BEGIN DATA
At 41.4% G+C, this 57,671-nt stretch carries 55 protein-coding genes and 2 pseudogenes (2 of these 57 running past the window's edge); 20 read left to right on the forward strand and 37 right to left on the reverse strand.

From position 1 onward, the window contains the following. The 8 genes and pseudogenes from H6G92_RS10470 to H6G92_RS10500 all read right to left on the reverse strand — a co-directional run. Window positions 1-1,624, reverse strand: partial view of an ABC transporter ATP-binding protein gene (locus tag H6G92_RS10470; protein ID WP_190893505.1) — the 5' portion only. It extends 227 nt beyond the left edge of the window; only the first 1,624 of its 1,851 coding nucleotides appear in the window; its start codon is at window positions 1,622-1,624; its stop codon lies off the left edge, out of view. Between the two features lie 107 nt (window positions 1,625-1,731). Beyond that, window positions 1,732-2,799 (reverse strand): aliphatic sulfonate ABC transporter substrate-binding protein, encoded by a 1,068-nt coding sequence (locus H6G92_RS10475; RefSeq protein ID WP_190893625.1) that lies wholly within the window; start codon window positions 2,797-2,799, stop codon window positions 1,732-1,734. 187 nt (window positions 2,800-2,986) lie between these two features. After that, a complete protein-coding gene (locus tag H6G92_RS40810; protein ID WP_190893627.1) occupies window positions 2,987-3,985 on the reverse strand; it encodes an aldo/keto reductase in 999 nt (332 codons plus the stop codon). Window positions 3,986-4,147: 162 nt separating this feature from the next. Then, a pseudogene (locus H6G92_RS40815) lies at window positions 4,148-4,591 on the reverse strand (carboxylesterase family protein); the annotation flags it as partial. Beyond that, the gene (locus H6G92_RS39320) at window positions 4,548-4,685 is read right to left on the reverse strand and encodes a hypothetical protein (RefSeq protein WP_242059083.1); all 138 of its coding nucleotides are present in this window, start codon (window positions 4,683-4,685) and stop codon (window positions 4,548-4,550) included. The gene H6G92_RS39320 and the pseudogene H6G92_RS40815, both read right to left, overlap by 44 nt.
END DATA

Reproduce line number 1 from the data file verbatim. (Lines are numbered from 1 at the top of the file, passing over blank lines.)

At 41.4% G+C, this 57,671-nt stretch carries 55 protein-coding genes and 2 pseudogenes (2 of these 57 running past the window's edge); 20 read left to right on the forward strand and 37 right to left on the reverse strand.